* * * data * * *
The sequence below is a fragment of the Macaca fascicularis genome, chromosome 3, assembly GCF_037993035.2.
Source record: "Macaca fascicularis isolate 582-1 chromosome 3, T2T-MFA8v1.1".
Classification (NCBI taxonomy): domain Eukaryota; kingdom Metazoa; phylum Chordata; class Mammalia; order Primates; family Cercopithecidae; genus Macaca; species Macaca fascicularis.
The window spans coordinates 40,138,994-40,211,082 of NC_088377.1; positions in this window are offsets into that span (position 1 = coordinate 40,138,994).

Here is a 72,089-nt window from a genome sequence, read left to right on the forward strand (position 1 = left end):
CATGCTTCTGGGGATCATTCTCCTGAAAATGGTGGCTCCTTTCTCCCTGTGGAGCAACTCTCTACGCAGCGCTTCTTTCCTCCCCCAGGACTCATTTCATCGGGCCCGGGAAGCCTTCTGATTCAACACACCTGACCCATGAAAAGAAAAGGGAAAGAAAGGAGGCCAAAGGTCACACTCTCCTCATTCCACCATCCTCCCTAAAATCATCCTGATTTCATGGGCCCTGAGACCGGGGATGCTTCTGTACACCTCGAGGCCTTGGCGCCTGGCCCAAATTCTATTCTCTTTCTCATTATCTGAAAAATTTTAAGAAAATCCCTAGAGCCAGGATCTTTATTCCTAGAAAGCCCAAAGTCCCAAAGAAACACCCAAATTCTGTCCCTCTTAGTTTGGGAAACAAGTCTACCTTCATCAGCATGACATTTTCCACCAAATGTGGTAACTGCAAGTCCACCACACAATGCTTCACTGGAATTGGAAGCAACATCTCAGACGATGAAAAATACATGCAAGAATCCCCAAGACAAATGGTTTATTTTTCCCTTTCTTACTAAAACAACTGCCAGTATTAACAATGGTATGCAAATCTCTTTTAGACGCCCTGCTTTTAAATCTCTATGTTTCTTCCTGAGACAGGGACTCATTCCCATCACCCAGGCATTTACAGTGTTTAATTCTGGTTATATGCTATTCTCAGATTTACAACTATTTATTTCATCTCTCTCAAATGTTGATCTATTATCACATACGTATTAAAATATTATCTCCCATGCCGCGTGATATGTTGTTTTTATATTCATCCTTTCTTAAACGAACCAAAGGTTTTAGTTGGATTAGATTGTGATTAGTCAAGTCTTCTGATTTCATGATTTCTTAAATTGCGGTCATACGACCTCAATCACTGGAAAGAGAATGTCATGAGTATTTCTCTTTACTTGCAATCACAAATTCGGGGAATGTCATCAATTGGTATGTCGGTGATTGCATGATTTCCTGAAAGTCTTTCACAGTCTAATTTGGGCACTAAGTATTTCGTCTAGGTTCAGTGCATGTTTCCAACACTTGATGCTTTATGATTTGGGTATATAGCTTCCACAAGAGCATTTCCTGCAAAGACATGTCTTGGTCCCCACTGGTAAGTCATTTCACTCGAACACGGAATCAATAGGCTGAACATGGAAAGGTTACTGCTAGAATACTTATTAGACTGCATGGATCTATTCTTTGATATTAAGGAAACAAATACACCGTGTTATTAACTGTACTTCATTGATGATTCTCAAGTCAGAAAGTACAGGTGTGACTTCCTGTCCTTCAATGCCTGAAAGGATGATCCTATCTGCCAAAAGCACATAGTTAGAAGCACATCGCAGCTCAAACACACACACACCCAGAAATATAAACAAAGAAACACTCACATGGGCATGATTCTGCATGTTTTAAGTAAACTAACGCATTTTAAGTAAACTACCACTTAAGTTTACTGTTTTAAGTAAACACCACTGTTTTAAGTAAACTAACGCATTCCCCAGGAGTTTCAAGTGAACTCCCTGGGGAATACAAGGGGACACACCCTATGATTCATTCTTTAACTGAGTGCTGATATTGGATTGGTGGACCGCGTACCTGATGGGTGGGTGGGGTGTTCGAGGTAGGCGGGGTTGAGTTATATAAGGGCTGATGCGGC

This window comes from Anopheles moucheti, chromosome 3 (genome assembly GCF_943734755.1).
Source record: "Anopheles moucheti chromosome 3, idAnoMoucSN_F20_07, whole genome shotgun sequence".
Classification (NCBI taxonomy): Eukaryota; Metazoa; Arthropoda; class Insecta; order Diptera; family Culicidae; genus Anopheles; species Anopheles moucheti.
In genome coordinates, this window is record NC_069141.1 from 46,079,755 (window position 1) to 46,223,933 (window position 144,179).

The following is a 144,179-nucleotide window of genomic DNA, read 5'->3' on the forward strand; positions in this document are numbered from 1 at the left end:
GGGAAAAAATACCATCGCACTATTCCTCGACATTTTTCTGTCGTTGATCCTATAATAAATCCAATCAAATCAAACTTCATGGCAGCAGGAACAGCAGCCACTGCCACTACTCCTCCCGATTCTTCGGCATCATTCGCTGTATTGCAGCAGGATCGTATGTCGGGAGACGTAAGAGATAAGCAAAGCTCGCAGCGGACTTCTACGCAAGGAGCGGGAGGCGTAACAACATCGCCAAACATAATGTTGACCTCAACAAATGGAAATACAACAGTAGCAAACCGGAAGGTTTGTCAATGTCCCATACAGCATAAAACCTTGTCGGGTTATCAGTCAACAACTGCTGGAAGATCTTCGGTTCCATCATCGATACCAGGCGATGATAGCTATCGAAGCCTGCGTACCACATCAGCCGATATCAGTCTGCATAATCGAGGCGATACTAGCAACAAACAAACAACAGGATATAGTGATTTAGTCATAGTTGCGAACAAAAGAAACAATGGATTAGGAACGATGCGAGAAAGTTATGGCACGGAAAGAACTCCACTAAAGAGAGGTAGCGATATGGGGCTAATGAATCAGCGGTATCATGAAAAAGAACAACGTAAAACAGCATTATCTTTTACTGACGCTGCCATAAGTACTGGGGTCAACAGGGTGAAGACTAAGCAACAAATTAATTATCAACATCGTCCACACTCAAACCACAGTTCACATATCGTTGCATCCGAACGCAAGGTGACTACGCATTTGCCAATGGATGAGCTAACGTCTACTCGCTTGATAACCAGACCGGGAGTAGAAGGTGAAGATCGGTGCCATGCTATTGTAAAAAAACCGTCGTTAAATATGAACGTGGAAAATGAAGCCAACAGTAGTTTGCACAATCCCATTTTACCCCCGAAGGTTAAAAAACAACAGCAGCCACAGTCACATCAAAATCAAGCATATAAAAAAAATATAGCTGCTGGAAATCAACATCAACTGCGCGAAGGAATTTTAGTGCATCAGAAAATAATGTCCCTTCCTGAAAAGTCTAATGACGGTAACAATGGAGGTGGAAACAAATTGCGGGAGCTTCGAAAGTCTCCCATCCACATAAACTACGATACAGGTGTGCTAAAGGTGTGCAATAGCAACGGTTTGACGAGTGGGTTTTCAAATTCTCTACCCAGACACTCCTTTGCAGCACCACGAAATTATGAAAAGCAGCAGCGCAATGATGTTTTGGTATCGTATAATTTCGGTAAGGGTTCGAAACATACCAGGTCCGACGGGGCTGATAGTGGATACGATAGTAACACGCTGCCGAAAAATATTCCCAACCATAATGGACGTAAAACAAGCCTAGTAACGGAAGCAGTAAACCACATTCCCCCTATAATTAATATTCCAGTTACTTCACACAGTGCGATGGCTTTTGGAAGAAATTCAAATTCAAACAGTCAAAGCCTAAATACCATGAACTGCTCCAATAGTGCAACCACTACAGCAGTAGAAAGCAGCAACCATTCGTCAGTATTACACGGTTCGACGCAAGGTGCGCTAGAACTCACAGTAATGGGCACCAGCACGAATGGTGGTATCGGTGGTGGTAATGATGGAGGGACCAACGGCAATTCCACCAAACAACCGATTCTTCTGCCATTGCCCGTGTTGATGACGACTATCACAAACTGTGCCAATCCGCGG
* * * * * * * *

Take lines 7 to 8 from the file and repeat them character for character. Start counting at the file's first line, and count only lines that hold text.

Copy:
This window comes from Anopheles moucheti, chromosome 3 (genome assembly GCF_943734755.1).
Source record: "Anopheles moucheti chromosome 3, idAnoMoucSN_F20_07, whole genome shotgun sequence".